## Introduction

This article is a follow up of the article "Sort by a 2d Curve". This article discusses the search for a Sorting Algorithm in` O(n)`

.

Currently, such an algorithm doesn't exist because the Best Complexity Is `O(n log(n))`

.

## One Idea

I suppose I can find the successor of a given number by multiplying by a numerical quantity that I have called M.

There exists an algebraic formula that shows this definition.

For example, getting the successor of a given number can be:

`2 = 1 * M`

`3 = 2 * M`

`4 = 3 * M`

`5 = 4 * M`

`n + 1 = n * M`

Then, it remains:

The idea is to look for an algebraic function such that the multiplication of the number `n`

by this function gives the successor closest to n. If all elements are already sorted, the value of M will be the most accurate.

Whenever I add a new integer in the list at the end

- the previous elements of the list
- a floating value of
`M`

- the previous issue

But I want to get an `M`

function that takes into account the elements of the list. To find the successor of a number, this successor must be found in this given list. Thus, the floating value of `M`

is the exact value after this number has been added to the list.

### Objectives

We want to sort this whole list because its complexity is `O (n)`

. To obtain such complexity, we assume that there is a formula that will give us all successors.

- If the list is already sorted in ascending order, then q >= 0.
- But, if the list is not completely sorted in ascending order, then q < 0.

#### Examples

To express a mathematical equation that takes into account all the previous values, this equation gives the same value for all the permutations of M. This means that permutations occupy an unsorted list. There is only one order, that is, a sequence of permutations that converge in the sorted list.

### Sum of Values

Suppose I have `n`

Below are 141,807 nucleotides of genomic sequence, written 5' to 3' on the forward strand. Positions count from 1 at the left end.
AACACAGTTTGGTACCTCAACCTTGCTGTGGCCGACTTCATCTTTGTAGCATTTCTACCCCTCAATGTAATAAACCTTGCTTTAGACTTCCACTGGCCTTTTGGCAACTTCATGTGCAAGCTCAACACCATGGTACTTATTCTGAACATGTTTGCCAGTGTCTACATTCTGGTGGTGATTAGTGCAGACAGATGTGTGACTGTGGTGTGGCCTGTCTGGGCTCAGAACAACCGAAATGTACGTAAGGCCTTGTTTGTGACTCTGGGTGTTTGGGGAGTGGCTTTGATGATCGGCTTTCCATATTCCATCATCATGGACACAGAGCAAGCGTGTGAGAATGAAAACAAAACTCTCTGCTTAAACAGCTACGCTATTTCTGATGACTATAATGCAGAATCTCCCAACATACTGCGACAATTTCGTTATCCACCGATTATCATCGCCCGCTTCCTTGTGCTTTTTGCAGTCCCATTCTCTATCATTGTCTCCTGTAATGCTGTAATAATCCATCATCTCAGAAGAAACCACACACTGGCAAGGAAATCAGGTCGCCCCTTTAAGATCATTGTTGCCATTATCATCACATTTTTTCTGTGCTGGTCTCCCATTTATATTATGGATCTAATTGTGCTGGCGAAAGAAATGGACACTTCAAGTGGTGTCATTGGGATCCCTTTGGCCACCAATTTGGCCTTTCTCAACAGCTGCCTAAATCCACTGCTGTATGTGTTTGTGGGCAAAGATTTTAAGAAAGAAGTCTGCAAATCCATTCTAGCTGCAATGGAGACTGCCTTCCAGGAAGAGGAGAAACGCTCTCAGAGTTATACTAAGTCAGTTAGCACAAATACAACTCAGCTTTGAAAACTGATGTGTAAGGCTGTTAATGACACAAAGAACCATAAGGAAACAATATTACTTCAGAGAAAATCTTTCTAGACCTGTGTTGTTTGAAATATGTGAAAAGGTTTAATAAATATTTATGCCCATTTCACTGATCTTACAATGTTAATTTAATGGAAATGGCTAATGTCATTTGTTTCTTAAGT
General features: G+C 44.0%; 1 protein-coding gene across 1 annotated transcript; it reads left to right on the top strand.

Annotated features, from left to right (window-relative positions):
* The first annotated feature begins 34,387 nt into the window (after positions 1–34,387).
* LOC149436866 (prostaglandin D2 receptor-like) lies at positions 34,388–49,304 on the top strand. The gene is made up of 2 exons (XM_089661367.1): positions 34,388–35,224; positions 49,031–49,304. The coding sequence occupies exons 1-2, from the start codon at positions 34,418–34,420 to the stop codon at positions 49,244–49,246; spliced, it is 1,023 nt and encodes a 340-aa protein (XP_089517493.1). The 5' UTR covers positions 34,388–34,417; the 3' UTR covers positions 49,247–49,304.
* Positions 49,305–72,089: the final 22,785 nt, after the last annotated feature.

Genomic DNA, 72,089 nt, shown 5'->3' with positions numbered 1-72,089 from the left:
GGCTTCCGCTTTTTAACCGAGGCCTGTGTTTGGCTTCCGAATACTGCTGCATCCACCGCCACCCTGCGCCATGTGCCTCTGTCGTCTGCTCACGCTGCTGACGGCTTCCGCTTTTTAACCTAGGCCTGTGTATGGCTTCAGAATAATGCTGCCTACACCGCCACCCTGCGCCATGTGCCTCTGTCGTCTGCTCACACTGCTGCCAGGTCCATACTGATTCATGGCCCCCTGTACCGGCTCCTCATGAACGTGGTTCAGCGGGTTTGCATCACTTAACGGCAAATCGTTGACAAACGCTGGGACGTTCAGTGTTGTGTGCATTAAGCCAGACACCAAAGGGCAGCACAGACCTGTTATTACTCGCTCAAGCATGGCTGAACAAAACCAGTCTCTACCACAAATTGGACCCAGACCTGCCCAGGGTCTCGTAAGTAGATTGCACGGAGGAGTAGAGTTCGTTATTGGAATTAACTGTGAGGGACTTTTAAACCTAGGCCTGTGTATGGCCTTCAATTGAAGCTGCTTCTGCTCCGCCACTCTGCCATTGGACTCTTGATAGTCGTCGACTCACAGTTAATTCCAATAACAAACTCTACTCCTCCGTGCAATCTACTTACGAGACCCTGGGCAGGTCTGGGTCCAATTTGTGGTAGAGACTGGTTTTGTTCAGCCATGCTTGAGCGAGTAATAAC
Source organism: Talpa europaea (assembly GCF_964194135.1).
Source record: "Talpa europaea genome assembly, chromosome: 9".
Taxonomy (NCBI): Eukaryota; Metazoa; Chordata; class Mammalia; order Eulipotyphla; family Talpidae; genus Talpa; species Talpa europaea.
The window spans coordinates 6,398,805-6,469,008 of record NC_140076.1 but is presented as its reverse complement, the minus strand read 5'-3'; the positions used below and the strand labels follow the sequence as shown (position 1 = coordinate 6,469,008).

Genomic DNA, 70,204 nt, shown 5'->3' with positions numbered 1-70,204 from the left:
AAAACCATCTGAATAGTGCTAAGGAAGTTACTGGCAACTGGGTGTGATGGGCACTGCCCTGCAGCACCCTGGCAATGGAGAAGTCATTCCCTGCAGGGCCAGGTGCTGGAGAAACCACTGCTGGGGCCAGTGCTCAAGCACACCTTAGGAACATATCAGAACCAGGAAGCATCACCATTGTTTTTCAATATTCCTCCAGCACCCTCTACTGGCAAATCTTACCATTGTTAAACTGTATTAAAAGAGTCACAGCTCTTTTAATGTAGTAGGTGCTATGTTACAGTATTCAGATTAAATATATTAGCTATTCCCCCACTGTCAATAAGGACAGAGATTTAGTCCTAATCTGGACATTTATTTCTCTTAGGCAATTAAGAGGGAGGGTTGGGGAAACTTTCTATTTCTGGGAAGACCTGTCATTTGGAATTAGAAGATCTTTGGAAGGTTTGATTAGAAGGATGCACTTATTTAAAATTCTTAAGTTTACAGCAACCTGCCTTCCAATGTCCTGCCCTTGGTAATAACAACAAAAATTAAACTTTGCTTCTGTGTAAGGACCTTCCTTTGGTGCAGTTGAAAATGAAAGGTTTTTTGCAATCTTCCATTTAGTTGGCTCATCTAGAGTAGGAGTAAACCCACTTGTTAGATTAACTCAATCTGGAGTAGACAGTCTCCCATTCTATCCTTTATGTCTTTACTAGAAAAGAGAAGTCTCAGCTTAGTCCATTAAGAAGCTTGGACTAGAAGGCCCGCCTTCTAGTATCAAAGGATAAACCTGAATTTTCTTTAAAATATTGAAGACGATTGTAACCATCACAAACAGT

values . If I sum all values, then any permutations of will at the same result.

Now, by adding each , we assume that it is possible to multiply this sum by a given number and this result is equal to a particular which is identified by an index position of that . Demonstration of this proposal is probably accurate, we try to take and to look up their values. To do this, we want to assume that multiplying the sum by a number s will give or .

We store a list of a couple of elements that retain the element and the previous calculated value. At each turn, we calculate the value of n. This value is the number of complete schemas.

### Algorithm

[<<[ print("start"), u = [ 3, 4, 20, 5.1, 6, 7, 20, 22 ], sum = 0, foreach(x from u) { sum = sum + u(x) }, fun getIndex(sum, x) { output(1/((sum-x)/x+1)) }, z = [], foreach(x from u) { z = z getIndex(sum, u(x)) }, print(z), sum2 = 0, foreach(x from z) { sum2 = sum2 + z(x) }, print(sum2), print(z.length), r = [], fun toInt(x) { n = 0, fun selectIndice(t) { p = [ 0, 1, 2, 3, 4, 5, 6, 7, 8, 9 ], select { break {}, default { count = 9, while(count >= 0) { if (p(count) <= t) { t = p(count), jump "break" }, count = count - 1 } } }, output(t) }, count = 1, while(x >= 1) { t = selectIndice(x % 10), x = (x-t) / 10, n = n + t*count, count = count * 10 }, output(n) }, foreach(x from z) { k = z(x) * sum / 22 * z.length * z.length, print(k), m = toInt(k), print(m), r = r m }, print(r) ]>>]

The output is:

8,11,58,14,17,20,58,64

These numbers are radix position in an array as its size is 64 items.

## History

- 24
^{th}October, 2022: Initial version